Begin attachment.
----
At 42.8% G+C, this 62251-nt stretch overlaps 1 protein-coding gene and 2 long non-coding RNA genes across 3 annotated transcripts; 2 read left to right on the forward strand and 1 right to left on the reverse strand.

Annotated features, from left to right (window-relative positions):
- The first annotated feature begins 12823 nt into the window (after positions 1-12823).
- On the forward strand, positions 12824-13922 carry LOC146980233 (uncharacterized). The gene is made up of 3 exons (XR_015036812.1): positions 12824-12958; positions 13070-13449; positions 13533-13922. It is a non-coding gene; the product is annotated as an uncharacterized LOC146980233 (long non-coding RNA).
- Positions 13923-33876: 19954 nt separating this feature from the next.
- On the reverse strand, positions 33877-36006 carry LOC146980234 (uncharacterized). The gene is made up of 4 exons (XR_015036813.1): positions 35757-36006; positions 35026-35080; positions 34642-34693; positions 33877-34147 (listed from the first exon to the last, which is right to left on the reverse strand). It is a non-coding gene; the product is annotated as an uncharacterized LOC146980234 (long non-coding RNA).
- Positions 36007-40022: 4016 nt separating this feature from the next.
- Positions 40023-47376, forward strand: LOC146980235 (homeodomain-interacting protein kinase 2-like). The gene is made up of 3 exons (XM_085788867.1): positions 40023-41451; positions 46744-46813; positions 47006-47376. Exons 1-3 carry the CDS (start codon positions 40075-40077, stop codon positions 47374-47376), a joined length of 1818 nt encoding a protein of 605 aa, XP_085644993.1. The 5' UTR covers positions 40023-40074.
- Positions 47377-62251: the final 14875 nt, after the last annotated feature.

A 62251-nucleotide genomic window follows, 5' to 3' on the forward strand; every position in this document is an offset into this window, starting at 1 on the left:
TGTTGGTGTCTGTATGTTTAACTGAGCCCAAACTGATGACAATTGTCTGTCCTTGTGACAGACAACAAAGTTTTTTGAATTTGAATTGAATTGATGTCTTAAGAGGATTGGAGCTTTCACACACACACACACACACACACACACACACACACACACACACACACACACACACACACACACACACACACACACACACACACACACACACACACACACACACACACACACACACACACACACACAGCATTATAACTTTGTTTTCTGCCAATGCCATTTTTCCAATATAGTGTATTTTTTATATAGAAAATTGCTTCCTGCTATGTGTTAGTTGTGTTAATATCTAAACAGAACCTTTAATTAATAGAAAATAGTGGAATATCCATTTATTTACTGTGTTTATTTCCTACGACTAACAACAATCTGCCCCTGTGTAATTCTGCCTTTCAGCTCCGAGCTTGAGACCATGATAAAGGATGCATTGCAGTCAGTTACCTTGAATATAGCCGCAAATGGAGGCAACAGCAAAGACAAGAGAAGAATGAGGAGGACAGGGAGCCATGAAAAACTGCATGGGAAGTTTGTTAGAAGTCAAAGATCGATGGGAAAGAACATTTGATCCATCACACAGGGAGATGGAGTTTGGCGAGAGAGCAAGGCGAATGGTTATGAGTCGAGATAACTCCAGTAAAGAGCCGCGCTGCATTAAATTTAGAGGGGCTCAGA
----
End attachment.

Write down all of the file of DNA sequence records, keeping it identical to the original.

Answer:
At 42.8% G+C, this 62251-nt stretch overlaps 1 protein-coding gene and 2 long non-coding RNA genes across 3 annotated transcripts; 2 read left to right on the forward strand and 1 right to left on the reverse strand.

Annotated features, from left to right (window-relative positions):
- The first annotated feature begins 12823 nt into the window (after positions 1-12823).
- On the forward strand, positions 12824-13922 carry LOC146980233 (uncharacterized). The gene is made up of 3 exons (XR_015036812.1): positions 12824-12958; positions 13070-13449; positions 13533-13922. It is a non-coding gene; the product is annotated as an uncharacterized LOC146980233 (long non-coding RNA).
- Positions 13923-33876: 19954 nt separating this feature from the next.
- On the reverse strand, positions 33877-36006 carry LOC146980234 (uncharacterized). The gene is made up of 4 exons (XR_015036813.1): positions 35757-36006; positions 35026-35080; positions 34642-34693; positions 33877-34147 (listed from the first exon to the last, which is right to left on the reverse strand). It is a non-coding gene; the product is annotated as an uncharacterized LOC146980234 (long non-coding RNA).
- Positions 36007-40022: 4016 nt separating this feature from the next.
- Positions 40023-47376, forward strand: LOC146980235 (homeodomain-interacting protein kinase 2-like). The gene is made up of 3 exons (XM_085788867.1): positions 40023-41451; positions 46744-46813; positions 47006-47376. Exons 1-3 carry the CDS (start codon positions 40075-40077, stop codon positions 47374-47376), a joined length of 1818 nt encoding a protein of 605 aa, XP_085644993.1. The 5' UTR covers positions 40023-40074.
- Positions 47377-62251: the final 14875 nt, after the last annotated feature.

A 62251-nucleotide genomic window follows, 5' to 3' on the forward strand; every position in this document is an offset into this window, starting at 1 on the left:
TGTTGGTGTCTGTATGTTTAACTGAGCCCAAACTGATGACAATTGTCTGTCCTTGTGACAGACAACAAAGTTTTTTGAATTTGAATTGAATTGATGTCTTAAGAGGATTGGAGCTTTCACACACACACACACACACACACACACACACACACACACACACACACACACACACACACACACACACACACACACACACACACACACACACACACACACACACACACACACACACACACACACACAGCATTATAACTTTGTTTTCTGCCAATGCCATTTTTCCAATATAGTGTATTTTTTATATAGAAAATTGCTTCCTGCTATGTGTTAGTTGTGTTAATATCTAAACAGAACCTTTAATTAATAGAAAATAGTGGAATATCCATTTATTTACTGTGTTTATTTCCTACGACTAACAACAATCTGCCCCTGTGTAATTCTGCCTTTCAGCTCCGAGCTTGAGACCATGATAAAGGATGCATTGCAGTCAGTTACCTTGAATATAGCCGCAAATGGAGGCAACAGCAAAGACAAGAGAAGAATGAGGAGGACAGGGAGCCATGAAAAACTGCATGGGAAGTTTGTTAGAAGTCAAAGATCGATGGGAAAGAACATTTGATCCATCACACAGGGAGATGGAGTTTGGCGAGAGAGCAAGGCGAATGGTTATGAGTCGAGATAACTCCAGTAAAGAGCCGCGCTGCATTAAATTTAGAGGGGCTCAGA